JEDDAH: Each country has a particular delicacy or a traditional staple Ramadan favorite food and beverage that is relished during iftar. After long hours of fasting and worshipping during the day, Muslims look forward to enjoying a hearty meal.
From fresh salads to nourishing soups, samosas to vegetable rolls, pastries to fatayer, there are many Ramadan delicacies to savor, which are an important part of a place and culture. For example, it’s not Ramadan in Palestine if fatoush salad and freekeh soup is not served during iftar.
Although most people enjoy binging on their Ramadan favorites, below are popular iftar dishes from around the world that are readily available in the Kingdom.
Haleem originates from an ancient Arabic dish known as harees and is said to have come to India via Afghanistan and Iran. It is a nutritious and popular dish among Indian, Pakistani and Bangladeshi communities. It comprises meat, soaked grains such as wheat and lentils, and it is cooked with spices for a few hours until it takes on a paste-like texture. The dish is smeared in butter and topped with ginger juliennes, fried onion, coriander and mint leaves, mint leaves, and a dash of lemon juice.
During Ramadan, many Indian and Pakistani restaurants sell haleem with different variations of spice and consistency, with the taste varying from one place to another. If you are looking for the best place to have Hyderabadi haleem in Jeddah, try Shadab restaurant, Khana Khazana and Kings Palace — all located in Aziziyah district. In Riyadh, Shalimar restaurant and Charminar Hyderabadi restaurant are well-known for serving delicious haleem.
Another famous dish that people from the Indian subcontinent look forward to during Ramadan is pakoras or fritters. Pakoras are made from gram or chickpea flour batter spiced with Asian spices that can be used to coat anything from vegetables to chicken or meat and deep-fried till golden; they are best consumed hot with chutney and tomato sauce. Almost all the Indian, Pakistani and Bangladeshi restaurants serve this every day during Ramadan.
Another popular and common dish from the Indian subcontinent in Ramadan is dahi vada or dahi bhalla. The deep-fried fritters, made from gram or chickpea flour, are dunked into sweet and sour yoghurt and garnished with mint and tamarind sauces.
Rice is a central part of any meal in Indonesia and an iftar favorite during Ramadan. A rice-based meal comprises fried chicken, vegetable or meat curry or grilled fish.
Indonesia has diverse ethnic groups and cultural influences contributing to its cuisine. One of the most popular dishes during Ramadan is kolak. It is a brew of coconut milk mixed with palm sugar, pandanus leave and filled with slices of banana and sweet potatoes. The dish is very sweet — and a popular starter on Indonesian iftar tables.
In Indonesia, people love to break their fast with a sweet drink or food that is light on the stomach. Es Buah, a drink made of mixed fruits, ice cubes and syrup, is a popular choice to drink at iftar in Ramadan. Try traditional and authentic Indonesian cuisine at BoBoKo in north Obhur; Dendeng in Al-Naseem district, Jeddah; and Keraton restaurant in Riyadh’s Al-Fayha’a district.
Eritrean meals are classic and most of the dishes have dishes within them. Zigni is a traditional must-have during Ramadan. The zigni is a meat stew mixed with hot peppers, onion, garlic and oil and usually served with injera, which is a soft round pancake; some Eritreans prefer to eat zigni with rice. In Jeddah, Addis Ababa restaurant in Ar Rabwah district and Family restaurant in Al-Safa district serves the best zigni. In Riyadh, Musa restaurant in Sharafiyah offers flavorful Eritrean dishes.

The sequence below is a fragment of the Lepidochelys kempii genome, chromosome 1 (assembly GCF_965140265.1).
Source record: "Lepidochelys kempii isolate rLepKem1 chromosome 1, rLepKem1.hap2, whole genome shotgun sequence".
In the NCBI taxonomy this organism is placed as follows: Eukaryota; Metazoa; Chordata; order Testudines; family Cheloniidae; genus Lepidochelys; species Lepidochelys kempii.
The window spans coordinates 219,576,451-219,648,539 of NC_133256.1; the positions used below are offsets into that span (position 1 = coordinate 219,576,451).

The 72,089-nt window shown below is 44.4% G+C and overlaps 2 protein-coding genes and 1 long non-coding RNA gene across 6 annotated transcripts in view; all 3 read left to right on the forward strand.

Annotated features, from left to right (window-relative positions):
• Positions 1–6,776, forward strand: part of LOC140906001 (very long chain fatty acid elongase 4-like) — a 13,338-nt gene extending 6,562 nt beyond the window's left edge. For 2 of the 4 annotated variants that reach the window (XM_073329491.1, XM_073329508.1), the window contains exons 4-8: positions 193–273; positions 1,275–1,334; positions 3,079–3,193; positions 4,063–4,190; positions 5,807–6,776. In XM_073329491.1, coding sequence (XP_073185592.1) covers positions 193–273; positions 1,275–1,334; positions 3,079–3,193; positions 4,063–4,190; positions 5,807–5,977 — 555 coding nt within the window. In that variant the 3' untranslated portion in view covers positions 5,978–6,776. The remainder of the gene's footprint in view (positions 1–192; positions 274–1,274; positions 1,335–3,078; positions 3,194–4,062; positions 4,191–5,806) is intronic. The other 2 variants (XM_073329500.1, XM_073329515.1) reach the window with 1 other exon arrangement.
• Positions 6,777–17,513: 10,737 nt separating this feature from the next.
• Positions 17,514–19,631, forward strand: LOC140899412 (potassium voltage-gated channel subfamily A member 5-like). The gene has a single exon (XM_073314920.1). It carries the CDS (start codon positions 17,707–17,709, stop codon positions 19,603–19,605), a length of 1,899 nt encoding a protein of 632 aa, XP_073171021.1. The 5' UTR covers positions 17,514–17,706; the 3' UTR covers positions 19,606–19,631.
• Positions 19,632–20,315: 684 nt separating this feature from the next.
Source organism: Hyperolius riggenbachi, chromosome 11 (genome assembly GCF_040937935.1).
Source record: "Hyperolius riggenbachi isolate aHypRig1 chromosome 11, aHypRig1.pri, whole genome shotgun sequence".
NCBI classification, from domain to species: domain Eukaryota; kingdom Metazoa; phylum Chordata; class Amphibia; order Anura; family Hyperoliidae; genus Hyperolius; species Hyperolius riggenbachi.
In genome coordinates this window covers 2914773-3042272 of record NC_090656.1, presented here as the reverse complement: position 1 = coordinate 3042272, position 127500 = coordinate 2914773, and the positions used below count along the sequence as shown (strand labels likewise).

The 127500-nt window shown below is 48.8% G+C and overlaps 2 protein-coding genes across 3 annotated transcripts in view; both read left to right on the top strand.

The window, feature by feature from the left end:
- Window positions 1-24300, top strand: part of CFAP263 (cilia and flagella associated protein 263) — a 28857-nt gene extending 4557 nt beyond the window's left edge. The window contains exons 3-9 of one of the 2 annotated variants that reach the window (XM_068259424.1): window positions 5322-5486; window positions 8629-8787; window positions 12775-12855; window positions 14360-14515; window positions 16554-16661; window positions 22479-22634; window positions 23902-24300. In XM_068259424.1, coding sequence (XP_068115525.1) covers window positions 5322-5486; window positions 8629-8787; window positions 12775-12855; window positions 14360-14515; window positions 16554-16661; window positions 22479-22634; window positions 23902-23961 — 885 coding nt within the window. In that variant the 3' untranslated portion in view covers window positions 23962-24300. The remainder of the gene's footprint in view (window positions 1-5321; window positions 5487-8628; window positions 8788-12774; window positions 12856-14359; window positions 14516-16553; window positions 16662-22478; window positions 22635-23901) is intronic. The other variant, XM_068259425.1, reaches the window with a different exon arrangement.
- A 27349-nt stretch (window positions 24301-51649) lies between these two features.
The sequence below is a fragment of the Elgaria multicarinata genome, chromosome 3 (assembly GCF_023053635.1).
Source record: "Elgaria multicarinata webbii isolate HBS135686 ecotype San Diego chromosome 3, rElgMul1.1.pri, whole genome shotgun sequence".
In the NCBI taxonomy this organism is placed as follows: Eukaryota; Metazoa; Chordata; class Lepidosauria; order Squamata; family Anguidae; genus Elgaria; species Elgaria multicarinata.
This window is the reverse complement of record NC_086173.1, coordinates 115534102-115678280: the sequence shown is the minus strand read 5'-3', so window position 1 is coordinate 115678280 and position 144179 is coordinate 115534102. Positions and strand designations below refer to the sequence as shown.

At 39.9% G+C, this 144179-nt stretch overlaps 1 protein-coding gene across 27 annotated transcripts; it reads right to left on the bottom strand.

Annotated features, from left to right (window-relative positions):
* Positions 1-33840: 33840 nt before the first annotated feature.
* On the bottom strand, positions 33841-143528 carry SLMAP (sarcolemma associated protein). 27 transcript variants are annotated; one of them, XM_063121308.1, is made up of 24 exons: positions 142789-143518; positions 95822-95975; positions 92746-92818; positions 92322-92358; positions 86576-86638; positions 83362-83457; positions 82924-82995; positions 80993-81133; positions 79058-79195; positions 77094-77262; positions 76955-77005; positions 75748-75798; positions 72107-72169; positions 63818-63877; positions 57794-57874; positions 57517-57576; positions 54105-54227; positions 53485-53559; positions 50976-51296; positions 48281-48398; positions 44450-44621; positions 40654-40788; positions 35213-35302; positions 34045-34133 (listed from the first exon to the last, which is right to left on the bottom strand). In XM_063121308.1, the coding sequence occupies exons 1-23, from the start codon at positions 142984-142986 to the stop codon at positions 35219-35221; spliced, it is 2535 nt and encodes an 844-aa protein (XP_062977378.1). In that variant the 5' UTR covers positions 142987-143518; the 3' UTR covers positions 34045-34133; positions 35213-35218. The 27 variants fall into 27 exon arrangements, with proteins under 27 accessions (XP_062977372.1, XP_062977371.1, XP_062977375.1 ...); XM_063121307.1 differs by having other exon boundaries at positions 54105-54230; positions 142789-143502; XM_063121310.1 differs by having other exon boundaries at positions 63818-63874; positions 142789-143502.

For Malaysians, Ramadan is a month where they like to rekindle their gastronomical passion with loved ones. Quintessentially, Malaysians prefer a plate of fragrant nasi lemak — fluffy white rice cooked in coconut milk and pandan leaves paired with a delicious batch of ayam goreng berempah, a crispy, spicy fried chicken — to break their fast.
Other favorite Malay Ramadan dishes are roti john, an omelet sandwich filled with minced meat, green onion, egg, and tomato-chilli sauce usually prepared using a long loaf; and murtabak, which is spiced and stuffed with minced meat and vegetables in pan-friend bread with egg, and usually served with lentil curry and syrup-pickled onions.
The best place to taste Malaysian delicacies is D’Saji restaurant in Al-Rawdah district, Jeddah; Mutiara Malaysian Restaurant in Al-Muraba district, Riyadh; and Meezan restaurant in Al-Shamalia district, Alkhobar.
A hearty broth containing an assortment of local ingredients such as Japanese udon noodles, napa cabbage, negi (long green onion), Japanese tofu and thinly sliced beef is the most heart-warming Japanese dish to have during Ramadan.
Muslims in Japan prefer to eat healthy meals to celebrate nature’s feasts and end their meal by saying the word “gochisoosama,” which means honoring nature’s blessings.
Another signature Japanese dish is chicken katsu curry, a wholesome comfort food and a popular main dish. The katsu sauce is rich and creamy as it is slow cooked with herbs, spices, potatoes, carrots and broccoli and then laid on top of a bed of perfectly cooked Jasmine rice. The dish is finished with a generous portion of katsu-style fried chicken fillet.
This Ramadan, break your fast at the latest Japanese dining destination to eat the best authentic and traditional chicken katsu curry or the best wagyu beef dishes at Akiba Dori located in Ar Rawdah district, Jeddah, as well as at Riyadh Boulevard. Desert-lovers will have a hard time choosing between the taiyaki, matcha molten cake or hakata cheesecake. Japanese dishes have become popular and are increasingly finding their way to the iftar table of many.